Saturday, November 12, 2005

What A Load Of Crap ...

When I worked at the Tribune in TV, I learned very quickly that people take their TV book very seriously. Any time we'd make any kind of change to TV Week, we heard from readers, and they were almost never pleased. Still, the Trib's TV book, under my editor's watch, did very well. Won awards, made a ton of money in advertising. We were always having to redraw it to accomodate late ads. So when it comes to TV books, I know whereof I speak.

Doreen has been a long-time TV Guide reader. Last week, she canceled her subscription. Thursday, she gave me a recent copy to critique.

What a waste of trees.

Where to begin? How about the beginning? Some unsolicited advice to Ian Birch and company:

1) The name of your publication is TV Guide. It is not People. In a 106-page book, the first time I see listings should not be on page 62. (I'm still trying to figure that out, the 106 pages - the number of pages needs to be a multiple of 4; ah, OK, got it, the covers don't count, so it's 104 pages wrapped in a cover, but the front cover doesn't count as page 1.)

2) Amazing-but-true geography fact: The entire country does not reside in the Eastern time zone. Zone the editions of your book for readers in Central, Mountain, and Pacific. (Maybe you didn't want to go through the expense of printing multiple editions during your rollout, but you're losing subscribers because of it. Bad move.)

3) The purpose of a television guide is to have a handy reference nearby when your butt is cemented to the Barcalounger. So the instruction at the bottom of the left-hand pages, "For your 24-hour local listings and channel numbers, please visit" is stupid. Some people don't have computers at home. And those who do probably don't want to have to go into another room to find out what's going to be on the TV that's right in front of them.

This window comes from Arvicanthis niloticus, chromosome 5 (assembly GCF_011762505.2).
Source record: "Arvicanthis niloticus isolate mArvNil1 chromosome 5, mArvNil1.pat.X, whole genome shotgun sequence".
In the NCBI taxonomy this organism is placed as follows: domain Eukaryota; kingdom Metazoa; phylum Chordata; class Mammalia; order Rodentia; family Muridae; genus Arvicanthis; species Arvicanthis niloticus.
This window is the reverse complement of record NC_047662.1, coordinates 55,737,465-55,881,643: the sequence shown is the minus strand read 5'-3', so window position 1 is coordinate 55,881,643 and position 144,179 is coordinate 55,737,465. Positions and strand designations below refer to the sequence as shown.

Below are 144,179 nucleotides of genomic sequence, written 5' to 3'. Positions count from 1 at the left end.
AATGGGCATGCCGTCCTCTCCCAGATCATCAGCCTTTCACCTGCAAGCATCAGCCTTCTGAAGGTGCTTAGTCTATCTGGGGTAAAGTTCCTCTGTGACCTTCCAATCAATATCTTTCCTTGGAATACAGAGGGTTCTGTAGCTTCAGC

4) Hire a professional graphic designer. Yellow "highlighted" text on glossy stock isn't clever, it's hard to read, especially on a beige sidebar. Yuck.

Yikes. Did they bother with focus groups before rolling this thing out? Who did they talk to? The editor's mom?

TV Guide used to have a stranglehold on the TV listings market. When I had to dummy the TV book every week (that's newspaperspeak for drawing the layout of the book, the ad placements and what content belonged on what pages), we always had ads whose size made no sense for our 8 x 11 book. They were ... TV Guide-sized. Advertisers didn't want to have to create more than one ad, so ads were designed for TV Guide and our book had to work around them, which usually meant flowing in goofy features, such as TV Mailbag, to fill up the space at the top of the page.

Doreen, I hope I've aired your objections. Feel free to post a comment for anything I've missed.

Haters of the new TV Guide, let your voices be heard!


Blogger Jeff Hunter said...

What's even the purpose of TV Guide anymore? Kinda like a printed dictionary; it's served it's purpose, time to wither away and die.

2:16 PM  
Blogger Beth said...

Oh, I think on-screen program guides are annoying. I can see Doreen's points. But then, when I need to look up a word, I actually grab my dictionary off my shelf.

2:18 PM  
Anonymous Kyoo said...

Who needs TV guide? With Tivo, we only watch what we want to watch. Plus, my on screen guide saves trees from the paper mill and sends them to my father in laws lumber mill.

8:53 PM  

Post a Comment

Links to this post:

Create a Link

<< Home